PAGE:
How can FE colleges address health and wellbeing?

For me, it’s important that colleges take a holistic approach and ensure that initiatives are implemented in all areas of the curriculum when tackling health and wellbeing. Support from Senior Management and identifying a College Manager to drive the initiatives forward can help to ensure things continue to move along and that all departments remain involved and engaged. As the health priorities in a college often reflect the needs of the local area, I would advise doing some research to determine exactly what these issues are and how the college population may be at risk, and this may be more easily done by working in partnership with local Primary Care Trusts (PCT). Although the self-review tool will be beneficial in identifying ways in which colleges can start to tackle their health concerns, I think there are many simple initiatives colleges can start to put in place straight away. At Bradford College for example, we introduced a healthy meals option at the canteen as well as a number of different sports clubs to ensure staff and students have the opportunity to particpate in free physical activity. These initiatives are easy and are usually low or no-cost to implement, but can have a profound impact on the health of staff and students.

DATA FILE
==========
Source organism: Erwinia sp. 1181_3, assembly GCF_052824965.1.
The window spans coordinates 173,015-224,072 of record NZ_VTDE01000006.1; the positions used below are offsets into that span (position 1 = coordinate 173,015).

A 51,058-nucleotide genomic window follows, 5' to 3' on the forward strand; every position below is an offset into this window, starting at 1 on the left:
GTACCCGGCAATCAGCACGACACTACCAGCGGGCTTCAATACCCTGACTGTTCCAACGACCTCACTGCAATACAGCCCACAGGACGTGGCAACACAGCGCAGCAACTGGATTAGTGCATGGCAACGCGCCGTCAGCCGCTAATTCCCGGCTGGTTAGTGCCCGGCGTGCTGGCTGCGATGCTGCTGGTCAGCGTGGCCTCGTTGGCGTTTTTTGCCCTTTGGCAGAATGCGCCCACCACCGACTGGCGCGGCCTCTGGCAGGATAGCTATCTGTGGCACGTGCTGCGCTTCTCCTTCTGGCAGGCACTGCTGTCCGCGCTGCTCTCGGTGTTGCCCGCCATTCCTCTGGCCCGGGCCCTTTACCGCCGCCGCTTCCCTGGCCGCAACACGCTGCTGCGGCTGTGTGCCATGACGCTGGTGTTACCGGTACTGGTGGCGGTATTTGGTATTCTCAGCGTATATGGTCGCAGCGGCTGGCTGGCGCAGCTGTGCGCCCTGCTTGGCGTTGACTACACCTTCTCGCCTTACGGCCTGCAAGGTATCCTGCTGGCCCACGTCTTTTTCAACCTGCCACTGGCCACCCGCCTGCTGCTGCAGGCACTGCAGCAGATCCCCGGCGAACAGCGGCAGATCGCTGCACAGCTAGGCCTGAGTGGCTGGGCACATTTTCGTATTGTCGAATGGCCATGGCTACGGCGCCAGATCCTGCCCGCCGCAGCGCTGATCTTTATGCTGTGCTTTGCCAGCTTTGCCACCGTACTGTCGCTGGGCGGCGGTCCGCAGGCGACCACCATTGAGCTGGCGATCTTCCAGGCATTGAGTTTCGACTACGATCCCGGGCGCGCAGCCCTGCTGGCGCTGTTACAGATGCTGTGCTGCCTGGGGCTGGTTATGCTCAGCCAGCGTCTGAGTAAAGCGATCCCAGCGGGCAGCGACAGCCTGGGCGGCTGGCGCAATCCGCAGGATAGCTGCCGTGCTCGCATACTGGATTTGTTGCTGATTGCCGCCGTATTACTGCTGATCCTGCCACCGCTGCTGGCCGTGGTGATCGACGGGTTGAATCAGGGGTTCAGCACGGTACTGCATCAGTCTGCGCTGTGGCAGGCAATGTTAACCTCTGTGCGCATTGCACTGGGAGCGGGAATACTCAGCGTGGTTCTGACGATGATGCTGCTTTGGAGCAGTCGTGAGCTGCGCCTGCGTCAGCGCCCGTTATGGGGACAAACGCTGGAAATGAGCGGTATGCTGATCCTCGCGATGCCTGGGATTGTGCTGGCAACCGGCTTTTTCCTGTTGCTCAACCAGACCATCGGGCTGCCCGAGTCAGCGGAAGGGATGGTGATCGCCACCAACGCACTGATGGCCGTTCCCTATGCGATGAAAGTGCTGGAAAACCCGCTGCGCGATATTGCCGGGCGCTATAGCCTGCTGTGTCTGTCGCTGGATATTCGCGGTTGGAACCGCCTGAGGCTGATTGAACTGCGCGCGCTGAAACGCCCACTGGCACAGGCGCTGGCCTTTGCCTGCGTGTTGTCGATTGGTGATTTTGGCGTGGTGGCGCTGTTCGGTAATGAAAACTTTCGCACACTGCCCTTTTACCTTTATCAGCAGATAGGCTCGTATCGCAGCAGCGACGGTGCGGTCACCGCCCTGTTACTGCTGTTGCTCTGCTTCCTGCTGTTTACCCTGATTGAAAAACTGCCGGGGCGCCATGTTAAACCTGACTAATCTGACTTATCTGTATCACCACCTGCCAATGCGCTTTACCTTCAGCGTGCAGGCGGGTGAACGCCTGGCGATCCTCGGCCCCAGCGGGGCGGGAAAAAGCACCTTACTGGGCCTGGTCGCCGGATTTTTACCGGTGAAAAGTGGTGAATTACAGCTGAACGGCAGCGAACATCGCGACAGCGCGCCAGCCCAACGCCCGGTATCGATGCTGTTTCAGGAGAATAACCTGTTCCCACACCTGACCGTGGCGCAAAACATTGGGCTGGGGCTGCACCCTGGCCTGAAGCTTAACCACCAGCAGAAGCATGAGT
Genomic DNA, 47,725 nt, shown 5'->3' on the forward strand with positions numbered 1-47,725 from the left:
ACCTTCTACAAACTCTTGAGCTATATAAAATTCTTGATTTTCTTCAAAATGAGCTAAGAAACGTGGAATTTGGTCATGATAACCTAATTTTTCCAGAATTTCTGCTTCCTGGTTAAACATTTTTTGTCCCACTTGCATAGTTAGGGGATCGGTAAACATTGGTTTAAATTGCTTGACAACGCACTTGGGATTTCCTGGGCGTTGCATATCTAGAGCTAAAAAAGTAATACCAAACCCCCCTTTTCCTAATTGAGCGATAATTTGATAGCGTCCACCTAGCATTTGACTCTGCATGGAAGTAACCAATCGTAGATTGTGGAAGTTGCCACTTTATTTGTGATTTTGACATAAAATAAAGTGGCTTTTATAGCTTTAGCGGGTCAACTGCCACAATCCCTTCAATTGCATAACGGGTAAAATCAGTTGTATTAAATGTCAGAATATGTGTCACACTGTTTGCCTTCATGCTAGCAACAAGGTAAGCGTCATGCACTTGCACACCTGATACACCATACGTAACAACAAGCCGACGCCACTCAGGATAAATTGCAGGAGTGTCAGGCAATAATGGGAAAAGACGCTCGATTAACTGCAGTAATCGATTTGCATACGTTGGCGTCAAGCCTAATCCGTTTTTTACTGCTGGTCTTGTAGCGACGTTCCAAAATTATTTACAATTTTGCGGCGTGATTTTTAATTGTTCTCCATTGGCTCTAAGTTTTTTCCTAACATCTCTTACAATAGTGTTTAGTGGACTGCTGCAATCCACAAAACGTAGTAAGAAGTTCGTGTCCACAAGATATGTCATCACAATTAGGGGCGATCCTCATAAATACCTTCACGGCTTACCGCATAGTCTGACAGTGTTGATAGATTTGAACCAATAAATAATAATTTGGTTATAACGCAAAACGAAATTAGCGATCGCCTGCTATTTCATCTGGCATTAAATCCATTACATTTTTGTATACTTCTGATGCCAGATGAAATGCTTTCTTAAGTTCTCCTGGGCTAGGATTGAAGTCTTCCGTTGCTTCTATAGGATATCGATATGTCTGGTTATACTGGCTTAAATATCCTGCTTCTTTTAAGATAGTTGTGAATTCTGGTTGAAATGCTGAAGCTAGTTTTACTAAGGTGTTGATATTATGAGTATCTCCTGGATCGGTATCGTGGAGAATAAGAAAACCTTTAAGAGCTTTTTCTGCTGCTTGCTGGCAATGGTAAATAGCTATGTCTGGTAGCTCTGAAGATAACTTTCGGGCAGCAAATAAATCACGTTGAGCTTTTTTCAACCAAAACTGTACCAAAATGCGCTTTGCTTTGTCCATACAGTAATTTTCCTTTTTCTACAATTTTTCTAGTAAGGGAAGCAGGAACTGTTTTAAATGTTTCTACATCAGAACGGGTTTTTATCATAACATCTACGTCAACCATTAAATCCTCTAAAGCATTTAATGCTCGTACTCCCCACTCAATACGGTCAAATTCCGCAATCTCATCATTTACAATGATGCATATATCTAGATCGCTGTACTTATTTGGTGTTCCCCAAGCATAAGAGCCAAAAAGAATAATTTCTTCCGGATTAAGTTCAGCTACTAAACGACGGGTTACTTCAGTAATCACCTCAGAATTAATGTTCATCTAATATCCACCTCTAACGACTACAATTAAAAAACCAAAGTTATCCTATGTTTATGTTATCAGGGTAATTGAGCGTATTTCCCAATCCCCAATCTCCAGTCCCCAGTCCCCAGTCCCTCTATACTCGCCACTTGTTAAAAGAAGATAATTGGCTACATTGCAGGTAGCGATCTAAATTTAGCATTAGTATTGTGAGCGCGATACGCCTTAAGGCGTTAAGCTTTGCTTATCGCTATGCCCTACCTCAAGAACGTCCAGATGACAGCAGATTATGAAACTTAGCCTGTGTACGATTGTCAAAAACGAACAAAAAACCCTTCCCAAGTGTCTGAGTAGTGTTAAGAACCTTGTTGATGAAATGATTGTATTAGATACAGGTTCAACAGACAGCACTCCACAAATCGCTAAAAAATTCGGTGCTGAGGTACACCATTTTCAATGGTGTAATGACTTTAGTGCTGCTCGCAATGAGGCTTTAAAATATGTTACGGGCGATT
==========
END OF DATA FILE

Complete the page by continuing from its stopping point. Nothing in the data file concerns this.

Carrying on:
How should colleges work with community partners?

It’s so important for colleges to build and maintain close relationships with community partners such as the local PCT, Local Authority and health charities if they are to provide valuable health services for students and staff. These types of organisations often have health targets that are specific to the 14-19 age group so working in partnership with local colleges is almost always mutually beneficial. I’ve found that the Healthy FE Programme has helped to open the communications channels between colleges and the local partner organisations, helping to ease the confusion over who is the right person to speak to, and which department deals with which issue. Nine Regional Healthy FE Networks have been set up to support partnership working between FE colleges, PCTs and Local Authorities. These Networks are being led by the FE sector and are aimed at providing a virtual and face-to-face forum where best practice and information can be shared. I think the Regional Networks will be the building blocks for many FE colleges to engage in partnership programmes with external providers and will provide a forum where peer reviews can be used to benchmark and measure the performance of health and wellbeing initiatives.